R&D and innovation

Innovating for positive impact

Many of our customers have committed to ambitious goals to reduce their impacts, and we recognise that our products and services help them shrink their footprints. We are helping make this happen by developing innovative products and solutions that enable customers to conserve resources; decrease fuel use and emissions; and make smart energy decisions through Internet of Things connectivity – all while increasing reliability, durability and safety.

Clean tech innovation aligned with the UN SDGs

Our innovation strategy is advancing our commitment to cleaner, lower carbon technology and solutions. Our customer solutions solve global sustainability challenges and align closely with four of the Sustainable Development Goals adopted by the United Nations: 

  • Clean water and sanitation
  • Affordable and clean energy
  • Industry, innovation and infrastructure
  • Sustainable cities and communities

Environmental impact doesn’t stop at political borders. We are committed to being the best global citizen we can be and helping others achieve their goals as well.

$551m
The amount we invested in research and development in 2020
>10 k
We have a global network of 6 innovation centres and 10,000+ engineers
$3 bn
Our investment in R&D targeted at creating sustainable solutions by 2030

Positive Impact Framework (PIF)

To ensure every Eaton product improves on its predecessor, we ask our engineers to complete a Positive Impact Framework (PIF) assessment during the design phase. This allows them to re-examine products from a different perspective, evaluating six key dimensions of sustainability through a new set of eyes:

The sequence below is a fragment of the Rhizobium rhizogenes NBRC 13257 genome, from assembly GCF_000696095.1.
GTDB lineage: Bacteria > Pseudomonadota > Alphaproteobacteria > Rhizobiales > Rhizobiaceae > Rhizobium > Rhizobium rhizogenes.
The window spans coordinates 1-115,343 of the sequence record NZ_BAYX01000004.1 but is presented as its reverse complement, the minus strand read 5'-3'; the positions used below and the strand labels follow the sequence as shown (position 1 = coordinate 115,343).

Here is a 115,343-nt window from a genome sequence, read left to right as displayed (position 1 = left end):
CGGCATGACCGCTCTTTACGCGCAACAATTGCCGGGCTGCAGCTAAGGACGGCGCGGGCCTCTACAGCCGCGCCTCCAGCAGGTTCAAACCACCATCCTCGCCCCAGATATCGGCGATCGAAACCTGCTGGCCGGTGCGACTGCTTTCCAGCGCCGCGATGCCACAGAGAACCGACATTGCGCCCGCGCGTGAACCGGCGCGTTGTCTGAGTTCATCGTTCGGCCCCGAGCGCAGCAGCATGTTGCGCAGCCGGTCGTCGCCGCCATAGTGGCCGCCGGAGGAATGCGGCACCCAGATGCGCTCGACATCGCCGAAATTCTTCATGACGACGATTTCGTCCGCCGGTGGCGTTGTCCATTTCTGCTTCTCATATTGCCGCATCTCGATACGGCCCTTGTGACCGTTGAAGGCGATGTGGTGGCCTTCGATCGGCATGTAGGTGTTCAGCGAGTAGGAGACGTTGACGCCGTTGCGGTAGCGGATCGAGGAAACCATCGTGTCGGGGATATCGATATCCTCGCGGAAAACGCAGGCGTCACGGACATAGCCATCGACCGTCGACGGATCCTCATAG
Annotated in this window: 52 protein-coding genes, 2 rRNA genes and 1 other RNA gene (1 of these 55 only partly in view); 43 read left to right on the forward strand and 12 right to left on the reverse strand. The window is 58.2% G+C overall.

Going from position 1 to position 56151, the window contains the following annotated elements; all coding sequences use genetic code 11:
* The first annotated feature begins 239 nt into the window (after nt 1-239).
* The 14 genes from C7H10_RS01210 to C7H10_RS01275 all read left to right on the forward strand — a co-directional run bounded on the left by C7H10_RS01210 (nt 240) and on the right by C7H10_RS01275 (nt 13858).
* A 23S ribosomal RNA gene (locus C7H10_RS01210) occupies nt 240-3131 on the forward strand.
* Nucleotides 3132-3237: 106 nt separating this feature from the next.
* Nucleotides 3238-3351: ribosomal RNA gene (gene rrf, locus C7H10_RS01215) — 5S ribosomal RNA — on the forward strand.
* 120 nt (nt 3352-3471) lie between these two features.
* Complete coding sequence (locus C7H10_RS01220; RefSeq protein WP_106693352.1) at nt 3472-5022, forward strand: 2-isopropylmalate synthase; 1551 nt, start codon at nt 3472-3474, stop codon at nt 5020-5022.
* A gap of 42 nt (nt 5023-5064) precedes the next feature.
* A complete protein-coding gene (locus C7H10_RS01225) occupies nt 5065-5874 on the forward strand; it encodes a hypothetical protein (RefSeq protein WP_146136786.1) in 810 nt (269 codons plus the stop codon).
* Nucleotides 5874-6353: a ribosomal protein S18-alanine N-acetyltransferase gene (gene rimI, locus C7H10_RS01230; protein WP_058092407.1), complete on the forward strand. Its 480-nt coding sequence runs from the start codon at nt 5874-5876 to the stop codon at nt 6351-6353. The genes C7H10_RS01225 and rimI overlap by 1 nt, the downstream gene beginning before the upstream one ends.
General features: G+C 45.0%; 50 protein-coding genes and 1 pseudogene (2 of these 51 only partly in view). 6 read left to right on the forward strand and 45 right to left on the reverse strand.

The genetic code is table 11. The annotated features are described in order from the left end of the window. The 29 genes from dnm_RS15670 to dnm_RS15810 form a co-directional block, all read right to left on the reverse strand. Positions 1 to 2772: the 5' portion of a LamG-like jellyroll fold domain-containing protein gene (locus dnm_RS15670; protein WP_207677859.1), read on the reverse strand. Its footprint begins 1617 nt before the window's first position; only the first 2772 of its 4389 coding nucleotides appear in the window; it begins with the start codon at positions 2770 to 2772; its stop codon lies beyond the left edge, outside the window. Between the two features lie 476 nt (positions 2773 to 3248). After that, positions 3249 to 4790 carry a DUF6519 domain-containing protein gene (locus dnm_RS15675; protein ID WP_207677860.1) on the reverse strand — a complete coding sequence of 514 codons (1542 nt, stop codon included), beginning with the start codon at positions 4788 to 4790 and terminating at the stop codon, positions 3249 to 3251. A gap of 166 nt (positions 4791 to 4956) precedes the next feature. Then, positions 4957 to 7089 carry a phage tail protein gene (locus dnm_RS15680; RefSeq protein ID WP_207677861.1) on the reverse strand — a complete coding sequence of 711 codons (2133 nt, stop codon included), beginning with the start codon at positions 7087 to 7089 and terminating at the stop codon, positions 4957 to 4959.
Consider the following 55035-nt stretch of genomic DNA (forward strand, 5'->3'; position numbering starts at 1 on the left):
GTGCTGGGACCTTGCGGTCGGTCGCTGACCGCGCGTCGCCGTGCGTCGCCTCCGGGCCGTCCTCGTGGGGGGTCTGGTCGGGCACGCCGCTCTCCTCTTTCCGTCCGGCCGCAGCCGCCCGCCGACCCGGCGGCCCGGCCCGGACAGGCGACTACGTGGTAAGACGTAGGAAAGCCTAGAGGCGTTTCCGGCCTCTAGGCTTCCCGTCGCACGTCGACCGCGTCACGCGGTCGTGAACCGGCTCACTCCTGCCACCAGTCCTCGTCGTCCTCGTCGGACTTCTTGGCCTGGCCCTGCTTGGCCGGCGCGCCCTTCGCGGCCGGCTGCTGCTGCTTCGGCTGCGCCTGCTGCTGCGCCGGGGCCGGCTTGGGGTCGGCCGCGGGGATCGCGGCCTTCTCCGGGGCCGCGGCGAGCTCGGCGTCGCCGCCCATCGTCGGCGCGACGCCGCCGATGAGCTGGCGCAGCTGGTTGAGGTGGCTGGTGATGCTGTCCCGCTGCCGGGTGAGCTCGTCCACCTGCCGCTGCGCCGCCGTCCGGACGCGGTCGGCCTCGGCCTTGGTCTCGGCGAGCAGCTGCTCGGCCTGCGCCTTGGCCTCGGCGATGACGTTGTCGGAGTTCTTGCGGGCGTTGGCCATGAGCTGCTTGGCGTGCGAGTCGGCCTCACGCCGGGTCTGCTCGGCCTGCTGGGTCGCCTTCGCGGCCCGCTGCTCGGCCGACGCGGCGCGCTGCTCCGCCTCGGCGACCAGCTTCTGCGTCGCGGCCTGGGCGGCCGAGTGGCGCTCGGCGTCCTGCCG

• Environmental footprint
  • Human and ecological toxicity
  • Efficiency during use-phase
  • Safety and reliability
  • Cost of ownership
  • Socio-economic benefits

Our framework takes into account a host of sustainability factors, including raw materials, energy efficiency, ease of recycling, and much more.

Design for the Environment (DfE)

A circular economy relies on designing out waste and pollution and optimising the use of natural resources. Our production processes follow several of these principles.

For example, we are developing solutions for second-life electric vehicle batteries, extending their lives before the batteries are ultimately recycled. We partnered with Nissan to use second-life lithium ion batteries from their electric vehicles in our xStorage energy storage systems. For example, the xStorage Buildings system installed at the Johann Cruijff Arena in Amsterdam uses the equivalent of 63 second-life Nissan Leaf batteries as part of the solution.

And our Transfer Switch Monitor 900 makes it easier and more cost-effective to upgrade existing equipment rather than perform a total equipment replacement. This approach prolongs the useful life of equipment and helps prevent unnecessary waste.

We continually take environmental concerns into account as a part of our product design process. The principle objective of Design for the Environment (DfE) is to reduce the overall impact of a product across its life cycle – production, distribution, use and end of life. Four characteristics guide our design decisions: energy efficiency, resource efficiency, recycling and compliance with regulations. We use Life Cycle Assessment (LCA) to calculate the potential environmental impacts of a growing selection of products adhering to ISO 14040/14044 standards.

Related key sustainability topics